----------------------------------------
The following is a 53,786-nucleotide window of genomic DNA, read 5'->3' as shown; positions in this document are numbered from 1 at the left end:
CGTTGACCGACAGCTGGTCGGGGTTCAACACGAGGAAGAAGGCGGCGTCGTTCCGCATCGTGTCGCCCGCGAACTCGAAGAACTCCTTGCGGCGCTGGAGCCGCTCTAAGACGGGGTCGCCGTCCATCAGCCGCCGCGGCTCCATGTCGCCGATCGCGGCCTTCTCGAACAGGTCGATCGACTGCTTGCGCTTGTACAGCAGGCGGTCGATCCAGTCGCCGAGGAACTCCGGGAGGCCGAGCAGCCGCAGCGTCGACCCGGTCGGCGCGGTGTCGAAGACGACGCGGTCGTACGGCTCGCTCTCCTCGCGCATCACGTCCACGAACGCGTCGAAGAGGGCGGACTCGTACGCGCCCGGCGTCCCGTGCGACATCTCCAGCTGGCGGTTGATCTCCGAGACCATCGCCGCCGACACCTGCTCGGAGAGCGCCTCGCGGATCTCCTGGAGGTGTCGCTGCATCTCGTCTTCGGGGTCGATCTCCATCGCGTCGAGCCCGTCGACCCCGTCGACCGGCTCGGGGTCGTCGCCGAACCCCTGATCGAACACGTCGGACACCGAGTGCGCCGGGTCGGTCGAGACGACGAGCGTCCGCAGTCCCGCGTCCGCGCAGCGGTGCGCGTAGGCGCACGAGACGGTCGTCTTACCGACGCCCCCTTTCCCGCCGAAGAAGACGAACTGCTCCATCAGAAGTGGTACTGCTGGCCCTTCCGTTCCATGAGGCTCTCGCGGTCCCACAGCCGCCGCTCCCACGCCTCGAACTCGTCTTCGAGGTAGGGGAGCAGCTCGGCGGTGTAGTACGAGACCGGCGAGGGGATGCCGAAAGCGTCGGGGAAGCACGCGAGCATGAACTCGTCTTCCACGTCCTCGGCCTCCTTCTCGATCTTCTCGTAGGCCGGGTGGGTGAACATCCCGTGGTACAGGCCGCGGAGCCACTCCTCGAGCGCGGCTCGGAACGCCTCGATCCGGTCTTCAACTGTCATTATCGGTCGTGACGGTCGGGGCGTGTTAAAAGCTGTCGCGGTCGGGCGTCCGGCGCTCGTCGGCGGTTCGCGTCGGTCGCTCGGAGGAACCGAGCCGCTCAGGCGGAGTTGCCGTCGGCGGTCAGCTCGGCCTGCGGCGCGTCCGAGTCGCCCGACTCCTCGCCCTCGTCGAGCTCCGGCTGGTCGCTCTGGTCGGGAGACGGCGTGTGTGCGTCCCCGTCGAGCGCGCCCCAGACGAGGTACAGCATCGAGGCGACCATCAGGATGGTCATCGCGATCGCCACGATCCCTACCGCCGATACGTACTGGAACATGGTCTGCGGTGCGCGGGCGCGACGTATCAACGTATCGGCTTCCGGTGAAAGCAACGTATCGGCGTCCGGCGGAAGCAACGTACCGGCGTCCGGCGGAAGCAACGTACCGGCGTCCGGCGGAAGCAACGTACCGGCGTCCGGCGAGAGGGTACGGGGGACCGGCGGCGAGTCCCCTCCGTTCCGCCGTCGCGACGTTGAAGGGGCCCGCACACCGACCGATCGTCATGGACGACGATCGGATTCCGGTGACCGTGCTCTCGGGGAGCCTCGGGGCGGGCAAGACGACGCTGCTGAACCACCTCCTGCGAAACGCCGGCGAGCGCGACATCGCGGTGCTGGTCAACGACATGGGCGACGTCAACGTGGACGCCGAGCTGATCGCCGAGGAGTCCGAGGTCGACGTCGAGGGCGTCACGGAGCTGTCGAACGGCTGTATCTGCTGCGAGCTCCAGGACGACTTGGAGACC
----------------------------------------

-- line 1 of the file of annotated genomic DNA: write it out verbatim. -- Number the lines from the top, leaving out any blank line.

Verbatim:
The following is a 53,786-nucleotide window of genomic DNA, read 5'->3' as shown; positions in this document are numbered from 1 at the left end: